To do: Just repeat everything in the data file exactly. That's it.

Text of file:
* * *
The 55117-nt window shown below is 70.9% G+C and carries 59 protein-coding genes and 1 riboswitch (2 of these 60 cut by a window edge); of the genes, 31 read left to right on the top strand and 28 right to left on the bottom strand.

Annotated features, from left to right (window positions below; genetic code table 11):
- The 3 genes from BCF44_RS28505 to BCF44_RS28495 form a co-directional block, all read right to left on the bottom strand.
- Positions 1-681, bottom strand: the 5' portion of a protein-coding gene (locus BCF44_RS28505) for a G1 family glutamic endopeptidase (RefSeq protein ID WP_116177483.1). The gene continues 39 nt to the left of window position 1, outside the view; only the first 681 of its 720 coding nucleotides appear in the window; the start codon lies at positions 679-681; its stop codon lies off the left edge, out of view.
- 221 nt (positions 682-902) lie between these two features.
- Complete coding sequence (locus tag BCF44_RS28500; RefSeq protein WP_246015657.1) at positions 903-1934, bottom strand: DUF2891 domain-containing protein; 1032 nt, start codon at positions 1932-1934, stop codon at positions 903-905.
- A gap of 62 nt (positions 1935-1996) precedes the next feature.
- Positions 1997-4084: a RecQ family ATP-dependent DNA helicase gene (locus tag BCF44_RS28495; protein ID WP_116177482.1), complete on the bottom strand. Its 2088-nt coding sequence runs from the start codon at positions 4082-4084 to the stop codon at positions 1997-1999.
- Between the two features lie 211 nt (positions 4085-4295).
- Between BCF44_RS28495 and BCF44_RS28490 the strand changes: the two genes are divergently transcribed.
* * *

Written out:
The 55117-nt window shown below is 70.9% G+C and carries 59 protein-coding genes and 1 riboswitch (2 of these 60 cut by a window edge); of the genes, 31 read left to right on the top strand and 28 right to left on the bottom strand.

Annotated features, from left to right (window positions below; genetic code table 11):
- The 3 genes from BCF44_RS28505 to BCF44_RS28495 form a co-directional block, all read right to left on the bottom strand.
- Positions 1-681, bottom strand: the 5' portion of a protein-coding gene (locus BCF44_RS28505) for a G1 family glutamic endopeptidase (RefSeq protein ID WP_116177483.1). The gene continues 39 nt to the left of window position 1, outside the view; only the first 681 of its 720 coding nucleotides appear in the window; the start codon lies at positions 679-681; its stop codon lies off the left edge, out of view.
- 221 nt (positions 682-902) lie between these two features.
- Complete coding sequence (locus tag BCF44_RS28500; RefSeq protein WP_246015657.1) at positions 903-1934, bottom strand: DUF2891 domain-containing protein; 1032 nt, start codon at positions 1932-1934, stop codon at positions 903-905.
- A gap of 62 nt (positions 1935-1996) precedes the next feature.
- Positions 1997-4084: a RecQ family ATP-dependent DNA helicase gene (locus tag BCF44_RS28495; protein ID WP_116177482.1), complete on the bottom strand. Its 2088-nt coding sequence runs from the start codon at positions 4082-4084 to the stop codon at positions 1997-1999.
- Between the two features lie 211 nt (positions 4085-4295).
- Between BCF44_RS28495 and BCF44_RS28490 the strand changes: the two genes are divergently transcribed.